According to the British central bank, tens of thousands of jobs may be in danger at London City’s financial service center due to the cessation of UK membership.
BBC reported that senior Banking officials in the Bank of England considered the loss of 75,000 jobs in the city as a “reasonable scenario”, especially if no separate agreement on trade in financial services was negotiated on the terms of the termination of British EU membership.
Currently, financial service companies resident in City currently employ 350,000 indirectly more than twice as many employees.
The Bank of England has recently warned companies in the financial services sector of the City that they should be more prepared than ever for “any chance” arising from the termination of UK membership.
The British central bank, in a rather hard-spoken letter some weeks ago, warned that City’s skills were “uneven” and that the contingency plans so far had not been investigated in the matter of whether they would end up with the possible worst outcome of the Brexit process.
The call from the Bank of England considered these less favorable options that no new commercial or financial regulatory oversight agreement between London and the European Union could be reached by the end of the exit negotiations.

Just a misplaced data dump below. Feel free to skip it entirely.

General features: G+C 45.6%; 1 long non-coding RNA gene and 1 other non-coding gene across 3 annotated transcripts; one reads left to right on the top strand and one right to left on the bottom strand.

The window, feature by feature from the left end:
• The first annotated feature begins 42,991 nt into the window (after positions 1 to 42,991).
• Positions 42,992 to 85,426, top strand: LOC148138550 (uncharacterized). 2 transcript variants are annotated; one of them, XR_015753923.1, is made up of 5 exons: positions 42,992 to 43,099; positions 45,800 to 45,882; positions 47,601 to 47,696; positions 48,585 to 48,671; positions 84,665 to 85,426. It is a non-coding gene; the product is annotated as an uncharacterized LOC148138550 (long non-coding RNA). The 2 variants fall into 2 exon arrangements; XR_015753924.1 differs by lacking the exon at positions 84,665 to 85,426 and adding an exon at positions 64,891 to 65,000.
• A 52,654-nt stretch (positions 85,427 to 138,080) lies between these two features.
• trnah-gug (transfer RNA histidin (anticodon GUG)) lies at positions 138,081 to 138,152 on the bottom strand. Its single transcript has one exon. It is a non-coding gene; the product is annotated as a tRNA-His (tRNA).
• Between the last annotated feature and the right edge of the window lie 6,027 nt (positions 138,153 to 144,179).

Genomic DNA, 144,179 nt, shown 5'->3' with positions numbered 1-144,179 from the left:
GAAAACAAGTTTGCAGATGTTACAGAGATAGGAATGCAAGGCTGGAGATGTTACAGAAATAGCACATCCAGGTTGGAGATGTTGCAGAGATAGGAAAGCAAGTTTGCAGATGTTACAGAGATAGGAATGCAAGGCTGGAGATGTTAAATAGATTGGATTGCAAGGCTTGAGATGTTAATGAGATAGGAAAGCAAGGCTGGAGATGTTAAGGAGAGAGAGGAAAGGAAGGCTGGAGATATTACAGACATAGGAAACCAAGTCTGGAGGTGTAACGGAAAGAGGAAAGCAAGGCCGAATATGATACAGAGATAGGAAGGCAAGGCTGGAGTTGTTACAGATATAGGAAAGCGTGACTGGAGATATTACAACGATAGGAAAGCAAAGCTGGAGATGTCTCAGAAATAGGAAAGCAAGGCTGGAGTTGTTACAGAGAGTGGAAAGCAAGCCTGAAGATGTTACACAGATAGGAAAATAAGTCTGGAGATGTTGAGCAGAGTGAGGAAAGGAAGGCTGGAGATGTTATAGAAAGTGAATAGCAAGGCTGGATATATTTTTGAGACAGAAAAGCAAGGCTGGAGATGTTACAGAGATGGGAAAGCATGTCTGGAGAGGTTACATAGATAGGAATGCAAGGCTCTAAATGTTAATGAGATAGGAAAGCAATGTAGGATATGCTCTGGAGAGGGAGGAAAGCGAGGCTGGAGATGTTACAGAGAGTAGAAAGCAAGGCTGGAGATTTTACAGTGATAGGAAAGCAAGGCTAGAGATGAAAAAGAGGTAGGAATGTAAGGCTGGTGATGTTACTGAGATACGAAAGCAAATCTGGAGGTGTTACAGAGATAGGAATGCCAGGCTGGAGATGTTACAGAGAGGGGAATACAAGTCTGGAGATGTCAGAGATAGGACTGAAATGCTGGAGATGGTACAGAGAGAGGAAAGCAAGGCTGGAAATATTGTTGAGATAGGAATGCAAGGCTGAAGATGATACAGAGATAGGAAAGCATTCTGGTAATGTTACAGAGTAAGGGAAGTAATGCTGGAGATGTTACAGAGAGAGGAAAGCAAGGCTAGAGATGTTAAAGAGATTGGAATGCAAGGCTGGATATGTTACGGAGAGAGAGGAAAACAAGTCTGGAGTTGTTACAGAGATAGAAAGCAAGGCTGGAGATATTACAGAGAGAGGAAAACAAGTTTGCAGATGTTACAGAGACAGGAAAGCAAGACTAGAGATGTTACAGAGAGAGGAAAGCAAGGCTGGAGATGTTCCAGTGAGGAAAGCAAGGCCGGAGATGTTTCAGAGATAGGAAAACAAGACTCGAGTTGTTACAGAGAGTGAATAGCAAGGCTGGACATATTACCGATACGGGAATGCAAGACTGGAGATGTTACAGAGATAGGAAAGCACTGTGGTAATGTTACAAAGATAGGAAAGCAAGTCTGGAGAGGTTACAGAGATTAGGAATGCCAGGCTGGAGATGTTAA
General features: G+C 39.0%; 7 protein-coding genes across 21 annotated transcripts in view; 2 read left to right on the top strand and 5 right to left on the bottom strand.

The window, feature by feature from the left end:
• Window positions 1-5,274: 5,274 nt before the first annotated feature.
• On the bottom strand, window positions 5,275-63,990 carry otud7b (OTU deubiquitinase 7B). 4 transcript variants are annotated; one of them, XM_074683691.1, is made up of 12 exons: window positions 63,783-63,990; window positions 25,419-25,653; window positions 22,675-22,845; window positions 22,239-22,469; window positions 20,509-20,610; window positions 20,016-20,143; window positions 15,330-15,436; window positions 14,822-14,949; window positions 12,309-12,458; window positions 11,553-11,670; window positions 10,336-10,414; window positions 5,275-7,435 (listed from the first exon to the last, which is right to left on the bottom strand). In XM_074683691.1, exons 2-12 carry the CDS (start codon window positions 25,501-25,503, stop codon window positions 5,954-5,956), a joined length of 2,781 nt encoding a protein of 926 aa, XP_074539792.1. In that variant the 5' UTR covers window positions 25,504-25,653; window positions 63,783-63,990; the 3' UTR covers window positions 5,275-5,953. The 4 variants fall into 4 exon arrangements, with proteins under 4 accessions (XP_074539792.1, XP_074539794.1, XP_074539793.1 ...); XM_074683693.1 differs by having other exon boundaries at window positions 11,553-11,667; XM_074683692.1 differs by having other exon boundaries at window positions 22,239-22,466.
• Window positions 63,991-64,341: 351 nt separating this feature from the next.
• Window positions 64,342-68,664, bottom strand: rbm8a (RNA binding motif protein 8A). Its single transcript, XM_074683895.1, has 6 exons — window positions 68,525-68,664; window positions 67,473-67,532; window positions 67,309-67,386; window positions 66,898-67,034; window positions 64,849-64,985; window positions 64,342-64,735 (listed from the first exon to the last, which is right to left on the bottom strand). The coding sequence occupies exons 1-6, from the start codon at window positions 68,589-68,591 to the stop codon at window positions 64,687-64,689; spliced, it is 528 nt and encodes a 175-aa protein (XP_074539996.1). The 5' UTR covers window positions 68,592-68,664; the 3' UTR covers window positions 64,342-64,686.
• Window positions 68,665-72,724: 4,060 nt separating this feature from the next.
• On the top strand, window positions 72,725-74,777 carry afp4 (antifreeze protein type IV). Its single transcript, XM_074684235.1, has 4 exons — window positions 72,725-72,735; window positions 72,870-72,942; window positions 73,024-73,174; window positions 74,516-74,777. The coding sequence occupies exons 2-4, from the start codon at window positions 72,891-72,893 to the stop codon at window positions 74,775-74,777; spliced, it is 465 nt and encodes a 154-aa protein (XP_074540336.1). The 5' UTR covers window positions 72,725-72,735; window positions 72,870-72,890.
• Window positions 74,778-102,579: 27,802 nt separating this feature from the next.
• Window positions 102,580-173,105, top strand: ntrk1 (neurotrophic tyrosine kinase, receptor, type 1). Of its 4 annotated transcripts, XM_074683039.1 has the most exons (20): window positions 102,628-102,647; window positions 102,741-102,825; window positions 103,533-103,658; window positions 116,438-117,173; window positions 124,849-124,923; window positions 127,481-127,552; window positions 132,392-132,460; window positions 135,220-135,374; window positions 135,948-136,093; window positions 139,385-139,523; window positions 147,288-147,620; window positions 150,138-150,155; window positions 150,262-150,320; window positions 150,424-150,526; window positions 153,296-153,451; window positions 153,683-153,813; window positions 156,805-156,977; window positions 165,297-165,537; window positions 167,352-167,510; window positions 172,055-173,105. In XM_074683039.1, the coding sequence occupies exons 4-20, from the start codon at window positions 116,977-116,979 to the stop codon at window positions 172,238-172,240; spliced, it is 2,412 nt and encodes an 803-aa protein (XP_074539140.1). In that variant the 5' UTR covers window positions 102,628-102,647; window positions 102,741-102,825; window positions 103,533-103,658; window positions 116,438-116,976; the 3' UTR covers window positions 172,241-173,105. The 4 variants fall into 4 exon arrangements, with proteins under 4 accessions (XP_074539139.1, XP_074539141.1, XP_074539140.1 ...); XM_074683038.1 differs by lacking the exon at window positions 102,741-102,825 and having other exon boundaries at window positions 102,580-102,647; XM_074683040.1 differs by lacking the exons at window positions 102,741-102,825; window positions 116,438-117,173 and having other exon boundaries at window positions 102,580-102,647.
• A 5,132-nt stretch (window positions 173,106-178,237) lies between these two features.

The central bank also requested a written confirmation from each financial services company in the city about whether their management is involved in preparing contingency plans for the termination of the British EU membership. Bank of England also asked a brief summary of the plans for these plans and assurances that contingency plans provide a good response to a wide range of possible scenarios.
London financial analysts have also drawn attention to the risks arising from the Brexit process to the London Financial Center, in particular that the UK government plans to leave Britain at the same time as EU membership ceases to be part of a single internal market for the European Union too. Some analysts say this threatens london banks to lose their service license in the euro area.
The most comprehensive study of this potential impact was compiled by Oliver Wyman Global Corporate Advisory Company.
According to the house model’s calculations, when worst scenarios are implemented, the city’s business activity, which is tied to the EU market, will fall by 40-50 percent, with an outstandard effect of 38 billion pounds (almost 14,000 billion forints) in revenue loss and 75,000 jobs in the City.
Another analyst house, Center for London, in its 98-page study on the same thing, showed that the value of exports of financial and other related services throughout London has doubled in just one decade and now reaches £ 100 billion a year ($ 350,000 billion) .
The analysis shows that 50 percent of London’s exports are exported by financial and business services.
According to analysts at Center for London, if London’s financial center loses its access to the European Union’s single market, it could lead to the disappearance of up to 70,000 city-based financial services jobs, which would be “disastrous.”
Source: MTI / Image: wikimedia.commons /